Thursday, August 04, 2005


At some point we're going to have to do a poetry exercise. I wonder how popular that will be?

Before starting this group most of what I wrote was poetry. Well, haiku mainly, and tanka, renku and haibun and lately some (for lack of a better word) 'normal' poetry. So it's my comfort zone, but I suspect most people are more comfortable with prose. They do say that most people try their hand at poetry at some time but most of them have the decency to keep it to themselves.

What is it, I wonder, that gives poetry, even more than most writing, associations of being a slightly shameful activity, best done in private? Are we afraid that it will be too personal - but isn't all good writing? Are we afraid that, even if we enjoy it, we're just not doing it right? But who makes the rules?

Music begins to atrophy when it departs too far from the dance... poetry begins to atrophy when it gets too far from music.
- Ezra Pound


Anonymous said...

There is something in the 'too personal' bit regarding poetry and it's often much less hidden (or hideable) than it might be in fiction, but I suspect that those who know anything at all know that there is so much really *awful* poetry that they're concerned about adding to the morass. Those who don't write for parish magazines.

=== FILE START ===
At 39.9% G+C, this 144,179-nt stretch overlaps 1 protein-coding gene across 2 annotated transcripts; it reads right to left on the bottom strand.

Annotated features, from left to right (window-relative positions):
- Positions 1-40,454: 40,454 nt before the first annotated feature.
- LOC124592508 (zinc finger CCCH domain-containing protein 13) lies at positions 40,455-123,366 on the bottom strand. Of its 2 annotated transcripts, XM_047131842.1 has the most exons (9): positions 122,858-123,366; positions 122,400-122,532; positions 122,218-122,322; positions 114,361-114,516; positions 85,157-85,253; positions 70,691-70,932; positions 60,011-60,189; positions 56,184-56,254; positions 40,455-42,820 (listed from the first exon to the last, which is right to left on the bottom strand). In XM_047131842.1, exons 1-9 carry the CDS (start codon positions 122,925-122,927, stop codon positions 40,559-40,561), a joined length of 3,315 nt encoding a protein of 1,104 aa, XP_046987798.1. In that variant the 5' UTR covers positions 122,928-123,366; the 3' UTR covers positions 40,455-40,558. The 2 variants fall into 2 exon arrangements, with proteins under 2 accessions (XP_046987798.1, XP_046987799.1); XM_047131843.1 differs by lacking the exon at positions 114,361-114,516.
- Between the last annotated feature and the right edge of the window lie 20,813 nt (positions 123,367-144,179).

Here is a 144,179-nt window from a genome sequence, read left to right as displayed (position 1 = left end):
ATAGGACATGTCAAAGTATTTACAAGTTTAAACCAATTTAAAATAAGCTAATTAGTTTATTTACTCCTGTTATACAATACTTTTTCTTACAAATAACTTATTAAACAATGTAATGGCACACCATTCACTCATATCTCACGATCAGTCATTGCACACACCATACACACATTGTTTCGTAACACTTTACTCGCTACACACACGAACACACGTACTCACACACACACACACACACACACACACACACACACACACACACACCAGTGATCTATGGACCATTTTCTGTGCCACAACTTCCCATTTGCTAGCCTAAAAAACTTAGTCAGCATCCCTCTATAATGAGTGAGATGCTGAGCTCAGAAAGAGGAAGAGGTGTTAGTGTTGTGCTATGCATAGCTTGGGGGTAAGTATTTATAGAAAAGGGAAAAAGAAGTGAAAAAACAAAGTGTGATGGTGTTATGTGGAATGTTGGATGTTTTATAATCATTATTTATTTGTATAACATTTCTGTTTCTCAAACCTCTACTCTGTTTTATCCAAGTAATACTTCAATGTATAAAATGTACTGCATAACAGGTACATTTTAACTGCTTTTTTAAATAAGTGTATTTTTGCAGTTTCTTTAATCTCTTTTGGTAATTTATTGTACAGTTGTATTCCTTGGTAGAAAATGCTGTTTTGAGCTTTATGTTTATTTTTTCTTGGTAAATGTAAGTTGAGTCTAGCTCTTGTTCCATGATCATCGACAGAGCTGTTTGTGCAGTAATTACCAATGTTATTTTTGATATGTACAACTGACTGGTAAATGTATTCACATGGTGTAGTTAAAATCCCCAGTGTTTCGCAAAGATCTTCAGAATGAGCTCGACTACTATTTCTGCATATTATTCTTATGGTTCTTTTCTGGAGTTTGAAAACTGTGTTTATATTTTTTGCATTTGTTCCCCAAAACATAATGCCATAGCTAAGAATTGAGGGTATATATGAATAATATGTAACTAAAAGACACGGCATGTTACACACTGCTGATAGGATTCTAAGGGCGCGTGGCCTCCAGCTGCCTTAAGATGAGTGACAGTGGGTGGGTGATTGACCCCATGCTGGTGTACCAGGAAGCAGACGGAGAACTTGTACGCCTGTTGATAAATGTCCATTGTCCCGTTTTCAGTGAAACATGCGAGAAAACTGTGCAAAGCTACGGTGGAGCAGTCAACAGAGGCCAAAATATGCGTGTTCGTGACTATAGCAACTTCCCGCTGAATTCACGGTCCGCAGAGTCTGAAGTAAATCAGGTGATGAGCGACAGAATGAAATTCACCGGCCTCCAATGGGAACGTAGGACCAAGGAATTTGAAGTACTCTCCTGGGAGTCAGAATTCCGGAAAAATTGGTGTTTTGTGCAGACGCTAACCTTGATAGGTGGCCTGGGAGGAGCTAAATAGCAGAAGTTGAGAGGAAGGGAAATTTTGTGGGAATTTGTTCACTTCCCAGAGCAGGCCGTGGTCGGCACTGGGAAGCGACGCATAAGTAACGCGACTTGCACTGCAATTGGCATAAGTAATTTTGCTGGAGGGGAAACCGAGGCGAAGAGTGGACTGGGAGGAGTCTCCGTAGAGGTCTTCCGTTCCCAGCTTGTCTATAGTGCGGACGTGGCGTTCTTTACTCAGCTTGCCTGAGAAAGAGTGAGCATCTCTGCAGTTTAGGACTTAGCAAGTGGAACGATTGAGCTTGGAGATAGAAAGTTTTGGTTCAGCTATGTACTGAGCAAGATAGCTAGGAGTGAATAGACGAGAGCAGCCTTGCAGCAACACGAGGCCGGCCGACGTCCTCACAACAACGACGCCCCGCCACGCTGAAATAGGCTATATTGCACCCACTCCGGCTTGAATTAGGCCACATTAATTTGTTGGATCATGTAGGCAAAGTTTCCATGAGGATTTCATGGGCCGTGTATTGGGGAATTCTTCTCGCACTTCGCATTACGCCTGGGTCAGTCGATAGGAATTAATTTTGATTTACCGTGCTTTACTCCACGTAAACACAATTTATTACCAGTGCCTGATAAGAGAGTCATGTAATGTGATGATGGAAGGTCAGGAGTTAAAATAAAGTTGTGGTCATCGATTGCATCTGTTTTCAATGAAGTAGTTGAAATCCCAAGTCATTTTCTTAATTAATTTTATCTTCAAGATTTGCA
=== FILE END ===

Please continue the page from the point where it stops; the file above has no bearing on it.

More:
To be fair, though, it's often very hard to judge whether something you've written is any good. Poetry trebly so.

Alison Williams said...

Fair points, but poetry doesn't have to be deeply embarassingly personal.

[Comment on awful poetry cut - it turned into a blogworthy rant that I will post later.]

If it's hard to judge how good or bad your own poetry is, is that not an argument for workshopping it?